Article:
The testing effect refers to the finding that retrieval practice leads to better long-term retention than additional study of course material. In the present study, we examined whether this finding generalizes to primary school vocabulary learning. We also manipulated the word learning context. Children were introduced to 20 words by listening to a story in which novel words were embedded (story condition) or by listening to isolated words (word pairs condition). The children practised the meaning of 10 words by retrieval practice and 10 words by restudy. After 1week, they completed a cued recall test and a multiple choice test. Words learned by retrieval practice were recalled better than words learned by additional study, but there was no difference in recognition. Furthermore, the children in the word pairs condition outperformed the children in the story condition. These results show that retrieval practice may improve vocabulary learning in children.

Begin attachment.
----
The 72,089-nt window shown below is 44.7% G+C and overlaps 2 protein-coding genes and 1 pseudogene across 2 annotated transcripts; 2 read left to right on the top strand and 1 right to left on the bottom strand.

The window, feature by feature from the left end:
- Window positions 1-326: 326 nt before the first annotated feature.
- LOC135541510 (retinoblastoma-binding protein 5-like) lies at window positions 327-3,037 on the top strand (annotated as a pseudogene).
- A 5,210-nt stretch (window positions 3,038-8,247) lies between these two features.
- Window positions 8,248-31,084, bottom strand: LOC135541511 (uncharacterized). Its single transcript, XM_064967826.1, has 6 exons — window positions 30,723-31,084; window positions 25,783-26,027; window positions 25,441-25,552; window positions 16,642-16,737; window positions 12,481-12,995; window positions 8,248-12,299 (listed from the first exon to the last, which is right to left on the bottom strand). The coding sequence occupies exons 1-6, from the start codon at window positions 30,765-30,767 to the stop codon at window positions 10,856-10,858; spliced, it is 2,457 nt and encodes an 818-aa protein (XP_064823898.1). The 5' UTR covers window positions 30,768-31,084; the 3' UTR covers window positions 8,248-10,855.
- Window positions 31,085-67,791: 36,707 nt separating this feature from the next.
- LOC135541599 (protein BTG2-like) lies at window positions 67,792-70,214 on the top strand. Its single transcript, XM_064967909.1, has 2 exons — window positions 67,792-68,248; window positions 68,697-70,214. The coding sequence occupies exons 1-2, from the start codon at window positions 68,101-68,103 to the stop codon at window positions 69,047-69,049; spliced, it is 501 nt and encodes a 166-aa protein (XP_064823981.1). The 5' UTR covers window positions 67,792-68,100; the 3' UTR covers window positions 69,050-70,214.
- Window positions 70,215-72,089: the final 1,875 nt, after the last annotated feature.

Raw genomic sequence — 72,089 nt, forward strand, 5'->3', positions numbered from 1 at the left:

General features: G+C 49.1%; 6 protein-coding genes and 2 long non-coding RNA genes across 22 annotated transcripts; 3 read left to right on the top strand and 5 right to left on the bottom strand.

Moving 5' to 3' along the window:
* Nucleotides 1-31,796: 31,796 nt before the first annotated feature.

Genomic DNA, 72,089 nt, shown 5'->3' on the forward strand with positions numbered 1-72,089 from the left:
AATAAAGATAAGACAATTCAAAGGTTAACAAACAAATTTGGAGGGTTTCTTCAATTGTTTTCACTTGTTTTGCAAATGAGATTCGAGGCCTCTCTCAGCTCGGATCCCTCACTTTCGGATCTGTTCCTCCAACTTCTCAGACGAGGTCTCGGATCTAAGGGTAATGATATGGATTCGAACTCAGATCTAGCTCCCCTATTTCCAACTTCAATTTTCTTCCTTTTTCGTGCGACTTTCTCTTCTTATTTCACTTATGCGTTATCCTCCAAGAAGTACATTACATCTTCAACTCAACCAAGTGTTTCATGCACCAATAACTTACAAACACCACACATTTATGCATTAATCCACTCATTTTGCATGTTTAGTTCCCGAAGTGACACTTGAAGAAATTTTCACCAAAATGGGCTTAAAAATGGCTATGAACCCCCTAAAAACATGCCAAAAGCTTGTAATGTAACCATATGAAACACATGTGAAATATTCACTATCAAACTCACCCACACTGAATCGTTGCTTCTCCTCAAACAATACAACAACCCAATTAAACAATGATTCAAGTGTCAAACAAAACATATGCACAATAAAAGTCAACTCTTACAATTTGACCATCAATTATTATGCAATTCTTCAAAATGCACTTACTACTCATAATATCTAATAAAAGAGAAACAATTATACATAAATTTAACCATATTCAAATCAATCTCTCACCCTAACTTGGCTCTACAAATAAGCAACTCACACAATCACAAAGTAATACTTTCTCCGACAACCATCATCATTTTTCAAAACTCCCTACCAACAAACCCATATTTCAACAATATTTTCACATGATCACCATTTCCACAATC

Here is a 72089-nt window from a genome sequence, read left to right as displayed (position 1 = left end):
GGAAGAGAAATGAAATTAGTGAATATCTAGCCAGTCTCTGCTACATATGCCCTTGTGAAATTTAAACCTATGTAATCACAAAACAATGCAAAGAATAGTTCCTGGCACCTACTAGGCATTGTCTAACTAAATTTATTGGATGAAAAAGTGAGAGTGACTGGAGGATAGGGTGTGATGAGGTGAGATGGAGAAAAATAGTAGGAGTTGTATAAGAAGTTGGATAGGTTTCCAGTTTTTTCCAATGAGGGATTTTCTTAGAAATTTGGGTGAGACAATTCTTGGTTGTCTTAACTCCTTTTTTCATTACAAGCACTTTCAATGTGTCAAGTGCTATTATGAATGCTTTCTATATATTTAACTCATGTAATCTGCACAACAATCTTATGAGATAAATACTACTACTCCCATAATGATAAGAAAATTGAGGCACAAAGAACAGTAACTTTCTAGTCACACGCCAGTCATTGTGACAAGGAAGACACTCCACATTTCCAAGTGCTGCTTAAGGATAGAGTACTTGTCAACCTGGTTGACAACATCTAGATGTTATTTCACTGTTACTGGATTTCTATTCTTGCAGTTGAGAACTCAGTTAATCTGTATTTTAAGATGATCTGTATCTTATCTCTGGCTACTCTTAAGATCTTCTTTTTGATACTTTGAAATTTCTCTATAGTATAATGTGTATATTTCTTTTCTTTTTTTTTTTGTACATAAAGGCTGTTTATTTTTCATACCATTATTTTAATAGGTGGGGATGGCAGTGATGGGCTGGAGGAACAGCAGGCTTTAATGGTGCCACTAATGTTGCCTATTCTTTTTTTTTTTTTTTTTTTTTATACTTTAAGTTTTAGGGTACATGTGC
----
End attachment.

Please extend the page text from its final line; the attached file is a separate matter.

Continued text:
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Journal Applied Cognitive Psychology
Goossens, N.A.M.C, Camp, G, Verkoeijen, P.P.J.L, & Tabbers, H.K. (2014). The effect of retrieval practice in primary school vocabulary learning. Applied Cognitive Psychology, 28(1), 135–142. doi:10.1002/acp.2956